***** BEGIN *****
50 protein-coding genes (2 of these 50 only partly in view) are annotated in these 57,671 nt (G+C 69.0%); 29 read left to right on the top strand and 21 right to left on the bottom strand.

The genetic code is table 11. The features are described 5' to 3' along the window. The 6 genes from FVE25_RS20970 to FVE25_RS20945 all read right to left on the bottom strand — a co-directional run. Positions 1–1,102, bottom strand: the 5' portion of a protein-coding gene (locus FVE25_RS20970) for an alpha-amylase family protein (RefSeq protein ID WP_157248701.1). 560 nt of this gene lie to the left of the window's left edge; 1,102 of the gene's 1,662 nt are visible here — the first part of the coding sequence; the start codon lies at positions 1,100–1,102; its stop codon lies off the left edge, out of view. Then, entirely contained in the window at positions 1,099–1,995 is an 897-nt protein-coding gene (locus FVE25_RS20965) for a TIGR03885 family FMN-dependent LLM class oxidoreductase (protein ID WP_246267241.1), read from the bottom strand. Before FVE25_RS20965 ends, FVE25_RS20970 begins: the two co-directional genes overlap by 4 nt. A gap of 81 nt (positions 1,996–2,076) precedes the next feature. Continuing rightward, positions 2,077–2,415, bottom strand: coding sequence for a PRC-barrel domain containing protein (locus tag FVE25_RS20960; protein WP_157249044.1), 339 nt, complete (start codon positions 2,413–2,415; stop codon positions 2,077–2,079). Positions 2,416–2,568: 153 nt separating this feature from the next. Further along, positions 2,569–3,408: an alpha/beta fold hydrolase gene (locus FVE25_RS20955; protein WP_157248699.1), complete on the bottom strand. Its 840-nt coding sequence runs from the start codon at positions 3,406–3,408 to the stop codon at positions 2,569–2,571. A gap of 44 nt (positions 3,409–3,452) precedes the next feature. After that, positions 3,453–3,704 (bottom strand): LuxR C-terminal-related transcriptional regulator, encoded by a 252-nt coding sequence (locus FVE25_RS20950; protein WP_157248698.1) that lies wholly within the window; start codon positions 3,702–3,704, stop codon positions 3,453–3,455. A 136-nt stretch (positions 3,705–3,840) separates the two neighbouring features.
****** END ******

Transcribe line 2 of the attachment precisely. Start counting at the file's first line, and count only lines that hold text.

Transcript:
The genetic code is table 11. The features are described 5' to 3' along the window. The 6 genes from FVE25_RS20970 to FVE25_RS20945 all read right to left on the bottom strand — a co-directional run. Positions 1–1,102, bottom strand: the 5' portion of a protein-coding gene (locus FVE25_RS20970) for an alpha-amylase family protein (RefSeq protein ID WP_157248701.1). 560 nt of this gene lie to the left of the window's left edge; 1,102 of the gene's 1,662 nt are visible here — the first part of the coding sequence; the start codon lies at positions 1,100–1,102; its stop codon lies off the left edge, out of view. Then, entirely contained in the window at positions 1,099–1,995 is an 897-nt protein-coding gene (locus FVE25_RS20965) for a TIGR03885 family FMN-dependent LLM class oxidoreductase (protein ID WP_246267241.1), read from the bottom strand. Before FVE25_RS20965 ends, FVE25_RS20970 begins: the two co-directional genes overlap by 4 nt. A gap of 81 nt (positions 1,996–2,076) precedes the next feature. Continuing rightward, positions 2,077–2,415, bottom strand: coding sequence for a PRC-barrel domain containing protein (locus tag FVE25_RS20960; protein WP_157249044.1), 339 nt, complete (start codon positions 2,413–2,415; stop codon positions 2,077–2,079). Positions 2,416–2,568: 153 nt separating this feature from the next. Further along, positions 2,569–3,408: an alpha/beta fold hydrolase gene (locus FVE25_RS20955; protein WP_157248699.1), complete on the bottom strand. Its 840-nt coding sequence runs from the start codon at positions 3,406–3,408 to the stop codon at positions 2,569–2,571. A gap of 44 nt (positions 3,409–3,452) precedes the next feature. After that, positions 3,453–3,704 (bottom strand): LuxR C-terminal-related transcriptional regulator, encoded by a 252-nt coding sequence (locus FVE25_RS20950; protein WP_157248698.1) that lies wholly within the window; start codon positions 3,702–3,704, stop codon positions 3,453–3,455. A 136-nt stretch (positions 3,705–3,840) separates the two neighbouring features.